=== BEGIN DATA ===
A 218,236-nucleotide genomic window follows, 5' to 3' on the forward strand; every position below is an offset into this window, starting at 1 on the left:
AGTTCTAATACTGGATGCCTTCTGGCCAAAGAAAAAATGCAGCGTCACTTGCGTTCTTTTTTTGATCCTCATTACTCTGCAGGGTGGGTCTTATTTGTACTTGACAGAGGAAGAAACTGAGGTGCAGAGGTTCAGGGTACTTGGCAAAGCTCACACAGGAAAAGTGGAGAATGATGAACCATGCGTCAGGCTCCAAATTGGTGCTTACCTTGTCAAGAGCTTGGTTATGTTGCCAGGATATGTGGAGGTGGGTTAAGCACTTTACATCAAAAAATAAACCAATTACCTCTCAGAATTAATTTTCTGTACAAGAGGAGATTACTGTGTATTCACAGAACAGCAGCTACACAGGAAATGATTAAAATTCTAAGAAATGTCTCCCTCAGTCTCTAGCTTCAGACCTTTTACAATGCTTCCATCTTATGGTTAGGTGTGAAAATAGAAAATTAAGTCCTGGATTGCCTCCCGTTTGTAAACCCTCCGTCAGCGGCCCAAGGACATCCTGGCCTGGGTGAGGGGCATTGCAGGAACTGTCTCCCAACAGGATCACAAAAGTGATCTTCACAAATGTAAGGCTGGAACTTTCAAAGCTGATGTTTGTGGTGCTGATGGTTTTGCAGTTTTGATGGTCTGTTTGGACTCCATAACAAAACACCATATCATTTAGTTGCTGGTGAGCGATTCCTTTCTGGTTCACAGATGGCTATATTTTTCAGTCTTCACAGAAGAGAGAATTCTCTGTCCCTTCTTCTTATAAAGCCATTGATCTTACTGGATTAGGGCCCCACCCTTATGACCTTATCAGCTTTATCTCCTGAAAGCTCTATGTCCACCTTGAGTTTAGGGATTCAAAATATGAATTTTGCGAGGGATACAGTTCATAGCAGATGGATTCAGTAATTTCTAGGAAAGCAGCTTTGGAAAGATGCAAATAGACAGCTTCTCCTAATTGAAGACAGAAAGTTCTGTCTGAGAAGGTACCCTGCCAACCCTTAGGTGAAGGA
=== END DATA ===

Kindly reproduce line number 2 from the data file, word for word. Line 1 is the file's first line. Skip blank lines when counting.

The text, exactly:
AGTTCTAATACTGGATGCCTTCTGGCCAAAGAAAAAATGCAGCGTCACTTGCGTTCTTTTTTTGATCCTCATTACTCTGCAGGGTGGGTCTTATTTGTACTTGACAGAGGAAGAAACTGAGGTGCAGAGGTTCAGGGTACTTGGCAAAGCTCACACAGGAAAAGTGGAGAATGATGAACCATGCGTCAGGCTCCAAATTGGTGCTTACCTTGTCAAGAGCTTGGTTATGTTGCCAGGATATGTGGAGGTGGGTTAAGCACTTTACATCAAAAAATAAACCAATTACCTCTCAGAATTAATTTTCTGTACAAGAGGAGATTACTGTGTATTCACAGAACAGCAGCTACACAGGAAATGATTAAAATTCTAAGAAATGTCTCCCTCAGTCTCTAGCTTCAGACCTTTTACAATGCTTCCATCTTATGGTTAGGTGTGAAAATAGAAAATTAAGTCCTGGATTGCCTCCCGTTTGTAAACCCTCCGTCAGCGGCCCAAGGACATCCTGGCCTGGGTGAGGGGCATTGCAGGAACTGTCTCCCAACAGGATCACAAAAGTGATCTTCACAAATGTAAGGCTGGAACTTTCAAAGCTGATGTTTGTGGTGCTGATGGTTTTGCAGTTTTGATGGTCTGTTTGGACTCCATAACAAAACACCATATCATTTAGTTGCTGGTGAGCGATTCCTTTCTGGTTCACAGATGGCTATATTTTTCAGTCTTCACAGAAGAGAGAATTCTCTGTCCCTTCTTCTTATAAAGCCATTGATCTTACTGGATTAGGGCCCCACCCTTATGACCTTATCAGCTTTATCTCCTGAAAGCTCTATGTCCACCTTGAGTTTAGGGATTCAAAATATGAATTTTGCGAGGGATACAGTTCATAGCAGATGGATTCAGTAATTTCTAGGAAAGCAGCTTTGGAAAGATGCAAATAGACAGCTTCTCCTAATTGAAGACAGAAAGTTCTGTCTGAGAAGGTACCCTGCCAACCCTTAGGTGAAGGA